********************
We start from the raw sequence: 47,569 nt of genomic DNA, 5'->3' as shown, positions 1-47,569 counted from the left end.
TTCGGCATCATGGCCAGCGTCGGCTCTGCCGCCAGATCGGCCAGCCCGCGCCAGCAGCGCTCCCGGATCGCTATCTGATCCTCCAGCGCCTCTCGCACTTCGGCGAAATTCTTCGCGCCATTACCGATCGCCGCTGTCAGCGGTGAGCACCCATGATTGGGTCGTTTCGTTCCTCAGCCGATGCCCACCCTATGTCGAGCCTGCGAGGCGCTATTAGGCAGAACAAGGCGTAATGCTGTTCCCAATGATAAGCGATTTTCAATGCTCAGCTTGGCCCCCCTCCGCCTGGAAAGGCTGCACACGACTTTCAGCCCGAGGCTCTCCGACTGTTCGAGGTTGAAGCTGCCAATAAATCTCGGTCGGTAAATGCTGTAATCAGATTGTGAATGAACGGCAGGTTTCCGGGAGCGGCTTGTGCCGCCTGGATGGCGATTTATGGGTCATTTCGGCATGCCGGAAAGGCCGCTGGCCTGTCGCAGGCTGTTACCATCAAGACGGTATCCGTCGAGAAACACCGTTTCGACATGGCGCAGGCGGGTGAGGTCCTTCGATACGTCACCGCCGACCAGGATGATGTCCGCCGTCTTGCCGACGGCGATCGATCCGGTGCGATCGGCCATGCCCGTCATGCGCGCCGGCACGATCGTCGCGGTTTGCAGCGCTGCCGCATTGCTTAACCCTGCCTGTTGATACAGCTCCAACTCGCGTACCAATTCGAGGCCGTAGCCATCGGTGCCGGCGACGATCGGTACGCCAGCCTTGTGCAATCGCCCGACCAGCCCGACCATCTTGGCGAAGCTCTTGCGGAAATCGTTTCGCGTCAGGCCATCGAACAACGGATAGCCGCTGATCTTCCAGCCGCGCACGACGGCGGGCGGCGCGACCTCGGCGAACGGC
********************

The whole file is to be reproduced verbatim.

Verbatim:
We start from the raw sequence: 47,569 nt of genomic DNA, 5'->3' as shown, positions 1-47,569 counted from the left end.
TTCGGCATCATGGCCAGCGTCGGCTCTGCCGCCAGATCGGCCAGCCCGCGCCAGCAGCGCTCCCGGATCGCTATCTGATCCTCCAGCGCCTCTCGCACTTCGGCGAAATTCTTCGCGCCATTACCGATCGCCGCTGTCAGCGGTGAGCACCCATGATTGGGTCGTTTCGTTCCTCAGCCGATGCCCACCCTATGTCGAGCCTGCGAGGCGCTATTAGGCAGAACAAGGCGTAATGCTGTTCCCAATGATAAGCGATTTTCAATGCTCAGCTTGGCCCCCCTCCGCCTGGAAAGGCTGCACACGACTTTCAGCCCGAGGCTCTCCGACTGTTCGAGGTTGAAGCTGCCAATAAATCTCGGTCGGTAAATGCTGTAATCAGATTGTGAATGAACGGCAGGTTTCCGGGAGCGGCTTGTGCCGCCTGGATGGCGATTTATGGGTCATTTCGGCATGCCGGAAAGGCCGCTGGCCTGTCGCAGGCTGTTACCATCAAGACGGTATCCGTCGAGAAACACCGTTTCGACATGGCGCAGGCGGGTGAGGTCCTTCGATACGTCACCGCCGACCAGGATGATGTCCGCCGTCTTGCCGACGGCGATCGATCCGGTGCGATCGGCCATGCCCGTCATGCGCGCCGGCACGATCGTCGCGGTTTGCAGCGCTGCCGCATTGCTTAACCCTGCCTGTTGATACAGCTCCAACTCGCGTACCAATTCGAGGCCGTAGCCATCGGTGCCGGCGACGATCGGTACGCCAGCCTTGTGCAATCGCCCGACCAGCCCGACCATCTTGGCGAAGCTCTTGCGGAAATCGTTTCGCGTCAGGCCATCGAACAACGGATAGCCGCTGATCTTCCAGCCGCGCACGACGGCGGGCGGCGCGACCTCGGCGAACGGC